Marsha Chan, in her presentation on how to help students improve their oral communication skills, suggested using Youtube Playlists to help students find relevant content for further practice. At the end of my notes, you can find Marsha´s notes with all the links she mentioned. 

Nick Robinson´s advice and thoughts on the future of ELT publishing really got me hooked. Many interesting points about possibilities for self-publishing and concrete examples already in the market. I had the pleasure to meet Andy Boon (thanks to Nicky Hockly!), one of the authors in a self-publishing/independent project. We were immediately hooked to the story and downloaded the multi-pathways stories available in Kindle. You can learn more about those great interactive stories at . Learn more about Nick Robinson´s ideas at  and 

Another excellent presentation that got me with an irresistible thirst for more was one on gamification by Josh Wilson, who focused on the game-like mentality for educators to prepare better, more engaging lessons. Josh´s presentation was much more focused on the strategies and mechanics that we can learn from a game designer mindset to make our students learn in a more enjoyable way, not in the aspects that many consider as the core of a gamified lesson, points and badges. Not at all. Josh consistently mentioned that these are just part of the sum. Here are some key concepts:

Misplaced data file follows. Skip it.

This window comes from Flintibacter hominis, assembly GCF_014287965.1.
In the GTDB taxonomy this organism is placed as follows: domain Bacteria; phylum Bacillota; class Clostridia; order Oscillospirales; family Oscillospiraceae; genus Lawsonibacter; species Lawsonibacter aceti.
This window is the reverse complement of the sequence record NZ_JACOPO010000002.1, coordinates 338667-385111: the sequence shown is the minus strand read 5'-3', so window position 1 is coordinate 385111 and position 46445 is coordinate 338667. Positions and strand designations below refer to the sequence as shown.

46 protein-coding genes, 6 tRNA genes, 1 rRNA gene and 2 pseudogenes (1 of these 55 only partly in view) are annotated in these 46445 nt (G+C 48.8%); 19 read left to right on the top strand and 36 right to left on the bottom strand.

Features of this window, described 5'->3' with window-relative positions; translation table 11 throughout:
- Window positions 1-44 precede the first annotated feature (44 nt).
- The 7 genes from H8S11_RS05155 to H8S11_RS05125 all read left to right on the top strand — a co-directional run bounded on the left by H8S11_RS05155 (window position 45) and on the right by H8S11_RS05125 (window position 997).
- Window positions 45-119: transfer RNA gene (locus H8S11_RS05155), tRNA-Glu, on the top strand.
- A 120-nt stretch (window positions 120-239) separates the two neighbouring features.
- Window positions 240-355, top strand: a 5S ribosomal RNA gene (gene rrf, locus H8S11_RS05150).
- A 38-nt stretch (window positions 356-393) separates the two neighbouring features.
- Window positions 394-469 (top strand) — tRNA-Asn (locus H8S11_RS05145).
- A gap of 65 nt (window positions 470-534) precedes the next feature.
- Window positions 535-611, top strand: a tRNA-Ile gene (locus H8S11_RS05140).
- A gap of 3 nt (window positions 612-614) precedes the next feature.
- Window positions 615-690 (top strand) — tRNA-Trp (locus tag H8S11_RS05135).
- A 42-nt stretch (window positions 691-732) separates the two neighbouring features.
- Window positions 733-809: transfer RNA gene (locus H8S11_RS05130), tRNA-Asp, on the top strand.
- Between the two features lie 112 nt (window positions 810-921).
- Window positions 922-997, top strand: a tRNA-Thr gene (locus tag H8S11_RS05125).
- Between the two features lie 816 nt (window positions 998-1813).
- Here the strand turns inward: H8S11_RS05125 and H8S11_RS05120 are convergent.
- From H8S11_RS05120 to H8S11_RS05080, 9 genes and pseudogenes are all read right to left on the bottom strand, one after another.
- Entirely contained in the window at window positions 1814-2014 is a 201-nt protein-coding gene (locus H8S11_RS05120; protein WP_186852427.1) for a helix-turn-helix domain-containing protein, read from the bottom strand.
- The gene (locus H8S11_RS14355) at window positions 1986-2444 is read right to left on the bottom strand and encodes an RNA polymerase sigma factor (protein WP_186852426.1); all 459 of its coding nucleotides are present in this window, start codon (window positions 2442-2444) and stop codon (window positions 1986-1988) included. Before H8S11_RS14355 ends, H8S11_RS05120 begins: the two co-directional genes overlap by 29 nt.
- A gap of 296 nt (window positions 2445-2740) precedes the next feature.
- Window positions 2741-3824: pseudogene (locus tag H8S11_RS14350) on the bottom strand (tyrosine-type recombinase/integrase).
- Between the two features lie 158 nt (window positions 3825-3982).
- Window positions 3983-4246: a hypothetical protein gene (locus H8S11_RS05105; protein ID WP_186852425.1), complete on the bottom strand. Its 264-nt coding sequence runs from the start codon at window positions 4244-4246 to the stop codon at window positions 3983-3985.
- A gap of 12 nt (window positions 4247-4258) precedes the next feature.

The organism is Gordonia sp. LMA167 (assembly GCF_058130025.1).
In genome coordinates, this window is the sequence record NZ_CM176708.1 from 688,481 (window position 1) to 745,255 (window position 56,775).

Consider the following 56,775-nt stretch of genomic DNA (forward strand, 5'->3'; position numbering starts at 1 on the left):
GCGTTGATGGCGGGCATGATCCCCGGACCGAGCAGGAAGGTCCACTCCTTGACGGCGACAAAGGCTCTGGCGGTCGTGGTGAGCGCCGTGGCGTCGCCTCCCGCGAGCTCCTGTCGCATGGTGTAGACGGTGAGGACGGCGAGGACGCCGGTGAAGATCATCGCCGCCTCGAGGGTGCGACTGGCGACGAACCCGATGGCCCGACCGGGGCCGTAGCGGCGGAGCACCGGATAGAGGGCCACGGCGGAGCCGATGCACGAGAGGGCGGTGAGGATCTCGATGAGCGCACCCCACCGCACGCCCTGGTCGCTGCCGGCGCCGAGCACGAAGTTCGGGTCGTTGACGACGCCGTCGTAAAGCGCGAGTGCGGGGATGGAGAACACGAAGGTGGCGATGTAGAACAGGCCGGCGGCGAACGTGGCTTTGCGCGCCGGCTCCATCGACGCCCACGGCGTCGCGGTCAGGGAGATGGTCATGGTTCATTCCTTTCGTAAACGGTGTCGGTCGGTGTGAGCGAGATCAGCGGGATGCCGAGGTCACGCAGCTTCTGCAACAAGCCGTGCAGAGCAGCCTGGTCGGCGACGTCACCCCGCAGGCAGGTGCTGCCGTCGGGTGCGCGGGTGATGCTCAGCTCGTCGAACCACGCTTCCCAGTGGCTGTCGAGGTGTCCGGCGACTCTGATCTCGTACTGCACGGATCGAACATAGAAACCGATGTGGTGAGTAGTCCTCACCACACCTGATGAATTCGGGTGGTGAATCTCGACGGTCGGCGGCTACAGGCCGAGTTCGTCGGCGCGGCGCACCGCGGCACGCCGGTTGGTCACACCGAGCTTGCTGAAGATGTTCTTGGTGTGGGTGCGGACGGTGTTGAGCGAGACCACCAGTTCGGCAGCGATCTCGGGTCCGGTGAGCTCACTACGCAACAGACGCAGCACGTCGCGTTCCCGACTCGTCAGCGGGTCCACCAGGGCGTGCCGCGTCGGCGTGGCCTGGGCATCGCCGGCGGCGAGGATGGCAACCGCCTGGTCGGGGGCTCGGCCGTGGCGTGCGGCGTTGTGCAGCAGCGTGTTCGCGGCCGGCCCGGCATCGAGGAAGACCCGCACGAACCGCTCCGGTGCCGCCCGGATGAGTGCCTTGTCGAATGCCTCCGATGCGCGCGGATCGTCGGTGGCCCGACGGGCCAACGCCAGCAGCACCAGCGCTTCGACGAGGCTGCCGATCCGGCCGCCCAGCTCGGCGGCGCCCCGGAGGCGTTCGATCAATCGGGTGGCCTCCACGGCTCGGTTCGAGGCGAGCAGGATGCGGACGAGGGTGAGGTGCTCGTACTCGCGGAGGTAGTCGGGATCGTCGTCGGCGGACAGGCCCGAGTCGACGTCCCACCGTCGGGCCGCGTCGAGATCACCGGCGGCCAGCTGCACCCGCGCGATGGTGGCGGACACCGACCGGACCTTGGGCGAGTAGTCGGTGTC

Design the experience
Quantify everything (score; progress)
give choices
External pressure
Constant feedback 
Design the context
Imagine your learners as players

In fact, this is an area that I´ve been consistently studying, and two resources that you might want to check, a Google Talk, Smart Gamification: Designing the Player Journey with expert Amy Jo Kim

Also, the book "The Gamification of Learning and Instruction" by Karl Kapp

Another presentation that was very useful, highly intense in terms of ed tech resources we can use in our classrooms was Lea Sobocan´s digital tools session. I´ve just checked her scoop it, which is a true gem: 

I could go on and on with my highlights of TESOL 2014, but I´m sure you´ll find your own treasures by exploring my Evernote notes with some great presentations I had the chance to attend. I´d love to know what you found.

Crossposted at